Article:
animal fever 'contained'
The outbreak of Rift Valley Fever diagnosed last week on farms in the Ixopo area has been contained, say leaders of provincial agricultural groups.
State veterinarians confirmed the outbreak, but the deaths of cattle in the area are still being investigated.
A task team of government officials, the KwaNalu and Nafu agricultural unions, and community organisations is developing a plan to deal with the viral disease of livestock, which can also spread to humans.
The disease is spread by mosquitoes.
"We want to assure the public that the situation is under control," said Sandy La Sarque of KwaNalu.
"The three farms that were affected are being monitored.
"Rift Valley Fever is uncommon and is related to climatic conditions.
"At this stage we are speculating that it may have been spread by mosquitos. However, there is a slim chance that humans will be affected."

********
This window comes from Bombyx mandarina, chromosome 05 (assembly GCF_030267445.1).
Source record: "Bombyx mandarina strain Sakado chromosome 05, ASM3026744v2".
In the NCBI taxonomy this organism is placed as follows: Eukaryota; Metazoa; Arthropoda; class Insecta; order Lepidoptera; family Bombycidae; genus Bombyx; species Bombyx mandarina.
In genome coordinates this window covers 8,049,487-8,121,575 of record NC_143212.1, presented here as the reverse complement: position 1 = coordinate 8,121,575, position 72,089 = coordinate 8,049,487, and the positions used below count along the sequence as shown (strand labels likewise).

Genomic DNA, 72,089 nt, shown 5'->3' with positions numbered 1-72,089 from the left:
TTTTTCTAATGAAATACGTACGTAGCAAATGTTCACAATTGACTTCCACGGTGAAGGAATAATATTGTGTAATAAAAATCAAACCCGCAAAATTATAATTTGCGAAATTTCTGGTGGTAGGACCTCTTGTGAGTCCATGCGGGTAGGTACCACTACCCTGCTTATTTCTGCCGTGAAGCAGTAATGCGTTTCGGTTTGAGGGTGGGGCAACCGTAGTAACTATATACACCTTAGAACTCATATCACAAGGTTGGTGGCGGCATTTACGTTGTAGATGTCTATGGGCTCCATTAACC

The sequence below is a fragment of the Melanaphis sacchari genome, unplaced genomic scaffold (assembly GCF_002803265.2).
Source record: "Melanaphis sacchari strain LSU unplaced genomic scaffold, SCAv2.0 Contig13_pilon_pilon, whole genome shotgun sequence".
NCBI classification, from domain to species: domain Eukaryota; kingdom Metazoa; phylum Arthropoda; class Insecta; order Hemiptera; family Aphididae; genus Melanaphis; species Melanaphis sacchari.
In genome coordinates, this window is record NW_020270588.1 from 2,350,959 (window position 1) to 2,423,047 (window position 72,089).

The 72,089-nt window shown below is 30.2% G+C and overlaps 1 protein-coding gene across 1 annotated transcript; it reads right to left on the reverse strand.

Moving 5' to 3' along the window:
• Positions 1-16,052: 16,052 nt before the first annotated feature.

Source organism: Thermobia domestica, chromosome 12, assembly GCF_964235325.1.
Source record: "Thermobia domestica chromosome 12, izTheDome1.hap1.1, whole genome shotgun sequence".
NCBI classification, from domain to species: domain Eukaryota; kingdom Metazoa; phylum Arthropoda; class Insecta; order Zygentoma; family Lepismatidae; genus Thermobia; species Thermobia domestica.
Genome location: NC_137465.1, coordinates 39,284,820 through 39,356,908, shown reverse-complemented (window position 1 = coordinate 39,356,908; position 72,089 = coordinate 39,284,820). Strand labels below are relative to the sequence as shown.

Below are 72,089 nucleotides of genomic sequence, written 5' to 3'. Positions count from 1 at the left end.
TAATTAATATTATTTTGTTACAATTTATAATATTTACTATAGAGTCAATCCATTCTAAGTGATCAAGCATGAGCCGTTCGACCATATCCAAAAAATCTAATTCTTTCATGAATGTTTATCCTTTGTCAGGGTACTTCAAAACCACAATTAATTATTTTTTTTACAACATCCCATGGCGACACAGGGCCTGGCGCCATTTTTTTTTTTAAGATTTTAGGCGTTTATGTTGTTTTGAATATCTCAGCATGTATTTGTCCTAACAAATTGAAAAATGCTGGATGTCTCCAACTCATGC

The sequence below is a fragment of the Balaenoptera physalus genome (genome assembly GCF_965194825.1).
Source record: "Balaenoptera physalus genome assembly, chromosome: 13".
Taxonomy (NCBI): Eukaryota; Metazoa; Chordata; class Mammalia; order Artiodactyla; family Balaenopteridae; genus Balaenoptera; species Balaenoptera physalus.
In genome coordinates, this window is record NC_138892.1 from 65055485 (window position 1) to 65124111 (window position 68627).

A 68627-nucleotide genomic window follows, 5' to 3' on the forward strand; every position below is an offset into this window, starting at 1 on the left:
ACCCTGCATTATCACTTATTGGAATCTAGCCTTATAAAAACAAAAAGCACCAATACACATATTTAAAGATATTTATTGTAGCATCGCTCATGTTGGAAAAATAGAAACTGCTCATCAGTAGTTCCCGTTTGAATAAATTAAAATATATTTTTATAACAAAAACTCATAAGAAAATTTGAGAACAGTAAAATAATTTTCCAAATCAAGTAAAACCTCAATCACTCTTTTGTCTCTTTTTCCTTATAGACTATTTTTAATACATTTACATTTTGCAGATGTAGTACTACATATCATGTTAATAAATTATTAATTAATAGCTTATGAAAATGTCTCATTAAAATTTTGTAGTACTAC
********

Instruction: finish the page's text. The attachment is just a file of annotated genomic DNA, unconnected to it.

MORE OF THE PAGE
She said a sustained vaccination programme was under way on all the neighbouring farms to prevent the disease from spreading.
"We will know by the middle of the week if the deaths in the Creighton area are as a result of Rift Valley Fever, but the vaccination programme is under way to prevent further outbreaks."
Khulekani Ntshangasi of the department of agriculture said the disease could cause severe illness in animals and humans.
"The virus was first identified in 1931 during an investigation into an epidemic among sheep on a farm in the Rift Valley of Kenya.
"Since then, outbreaks have been reported in sub-Saharan and north Africa," Ntshangasi said.